Earlier this morning Ed covered some of the train wreck level details of the Columbia report on Rolling Stone’s now debunked University of Virginia gang rape story. The fact that this represents an utter debacle in the annals of “journalism” seems beyond dispute and the failure of the magazine to hold anyone accountable only adds another level of shame to the mess they created for themselves. But there was an additional section of the report which deserves further attention and speaks to a broader tale of failure reaching far beyond this one magazine.
In the opening paragraph, the Columbia report sets the scene for how this all began and there’s an important clue hiding in plain sight. (Emphasis added.)
Last July 8, Sabrina Rubin Erdely, a writer for Rolling Stone, telephoned Emily Renda, a rape survivor working on sexual assault issues as a staff member at the University of Virginia. Erdely said she was searching for a single, emblematic college rape case that would show “what it’s like to be on campus now … where not only is rape so prevalent but also that there’s this pervasive culture of sexual harassment/rape culture,” according to Erdely’s notes of the conversation.1
Renda told Erdely that many assaults take place during parties where “the goal is to get everyone blackout drunk.” She continued, “There may be a much darker side of this” at some fraternities.
As opposed to doing “opinion journalism” commentary or writing reviews of the latest horrible offering from Britney Spears, this was allegedly a story about news coverage. When we talk about that long suffering tradition and the ostensible goal of reporting, I’d always assumed that there were a few givens. When you are covering an important event such as the horrific crime alleged in their original article, it was my understanding that first the event took place. Then the reporter finds about about it and begins to investigate the details. Next, they develop, fact check and edit the story. Finally, if there is some larger trend or wider story which can be truthfully tied in, more work would be done and the story could be expanded to put it in that context.
What happened here was the exact opposite. This “reporter” began – by her own admission in her notes – with a story that she already wanted to write and a depiction of one portion of American culture she wanted to relay. This was not a case of a reporter finding out that a rape took place and setting out to investigate. This was a reporter who had decided that the “rape culture” (that was her phrase, not mine) existed and began a search to find an example to support her assertion. Who knows how many other colleges she contacted before finding UVA as the ideal hot spot?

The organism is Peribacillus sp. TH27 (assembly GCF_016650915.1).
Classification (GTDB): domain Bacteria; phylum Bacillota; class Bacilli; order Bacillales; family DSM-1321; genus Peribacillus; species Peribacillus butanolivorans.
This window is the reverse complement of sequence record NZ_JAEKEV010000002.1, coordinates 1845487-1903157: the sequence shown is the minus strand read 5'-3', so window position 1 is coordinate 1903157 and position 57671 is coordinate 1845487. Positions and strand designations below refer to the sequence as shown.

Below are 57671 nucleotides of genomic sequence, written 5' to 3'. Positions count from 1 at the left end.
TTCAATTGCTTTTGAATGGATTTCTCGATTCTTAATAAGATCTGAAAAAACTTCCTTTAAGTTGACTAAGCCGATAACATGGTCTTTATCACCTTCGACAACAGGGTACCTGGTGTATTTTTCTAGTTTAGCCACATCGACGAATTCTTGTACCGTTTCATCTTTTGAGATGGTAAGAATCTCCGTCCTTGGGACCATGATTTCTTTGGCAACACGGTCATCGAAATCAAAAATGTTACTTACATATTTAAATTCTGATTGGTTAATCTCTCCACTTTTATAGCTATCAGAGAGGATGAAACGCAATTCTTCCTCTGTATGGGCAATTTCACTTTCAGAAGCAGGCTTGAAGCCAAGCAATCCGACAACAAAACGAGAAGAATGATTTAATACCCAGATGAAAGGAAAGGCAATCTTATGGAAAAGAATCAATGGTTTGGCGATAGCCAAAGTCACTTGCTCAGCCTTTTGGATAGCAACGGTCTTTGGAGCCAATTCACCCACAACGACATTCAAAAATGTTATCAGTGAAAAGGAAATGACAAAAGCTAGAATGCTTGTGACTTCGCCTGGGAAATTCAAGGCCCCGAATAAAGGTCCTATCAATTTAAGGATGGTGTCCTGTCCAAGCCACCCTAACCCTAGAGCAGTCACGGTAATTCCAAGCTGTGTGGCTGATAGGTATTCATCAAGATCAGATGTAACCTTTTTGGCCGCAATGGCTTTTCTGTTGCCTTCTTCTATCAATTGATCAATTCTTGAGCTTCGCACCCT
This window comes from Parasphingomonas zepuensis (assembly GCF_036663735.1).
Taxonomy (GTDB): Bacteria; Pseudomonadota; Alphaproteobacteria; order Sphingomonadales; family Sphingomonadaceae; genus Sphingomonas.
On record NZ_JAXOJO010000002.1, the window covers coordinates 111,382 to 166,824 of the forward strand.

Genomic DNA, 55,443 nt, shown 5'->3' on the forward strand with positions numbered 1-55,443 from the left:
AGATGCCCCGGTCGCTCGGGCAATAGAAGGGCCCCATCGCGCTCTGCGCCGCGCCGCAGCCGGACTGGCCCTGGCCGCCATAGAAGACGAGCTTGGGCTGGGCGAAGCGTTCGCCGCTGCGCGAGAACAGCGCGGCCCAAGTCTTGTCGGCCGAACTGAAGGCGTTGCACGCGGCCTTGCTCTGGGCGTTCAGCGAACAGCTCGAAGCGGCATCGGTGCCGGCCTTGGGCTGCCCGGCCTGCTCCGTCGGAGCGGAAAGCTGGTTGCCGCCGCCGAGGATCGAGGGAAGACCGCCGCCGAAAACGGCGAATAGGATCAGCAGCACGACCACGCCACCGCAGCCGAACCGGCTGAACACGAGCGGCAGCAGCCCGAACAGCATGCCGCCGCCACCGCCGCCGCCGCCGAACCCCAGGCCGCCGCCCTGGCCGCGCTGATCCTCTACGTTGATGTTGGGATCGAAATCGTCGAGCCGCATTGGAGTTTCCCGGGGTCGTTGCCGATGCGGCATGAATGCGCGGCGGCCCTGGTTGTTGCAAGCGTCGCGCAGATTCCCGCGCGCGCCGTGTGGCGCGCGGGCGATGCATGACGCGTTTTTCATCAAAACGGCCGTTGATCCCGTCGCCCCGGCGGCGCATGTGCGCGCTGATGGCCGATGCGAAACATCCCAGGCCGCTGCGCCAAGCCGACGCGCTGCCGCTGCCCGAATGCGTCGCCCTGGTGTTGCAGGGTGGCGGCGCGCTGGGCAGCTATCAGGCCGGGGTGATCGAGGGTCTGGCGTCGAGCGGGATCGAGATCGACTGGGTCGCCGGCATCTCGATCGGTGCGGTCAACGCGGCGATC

This is not reporting. This is what is generally known as a fishing expedition. (An application of the phrase which I find particularly offensive as a fisherman.)
Is it any surprise that this project went so dreadfully far off the rails? Rather than beginning with a finding of facts and drawing a conclusion from the research, Erdely began with the story already written in her mind and sought out an example to fill in the who, what, where and when which would be required to convert this from a biased opinion piece into an article of “news.” This is narrative journalism in action. We can read it in mainstream periodicals and watch it on cable news shows every day of the week. The facts are insignificant and may frequently be kicked to the curb if they stand in the way of the larger story that the “reporter” wants to tell.
What went wrong at Rolling Stone was not a mistake – or even a series of mistakes – by one writer, editor or fact checker. It’s emblematic, as Erdely hoped, but not for the desired reasons. This isn’t a story about a rape culture, but a culture of corruption in the media.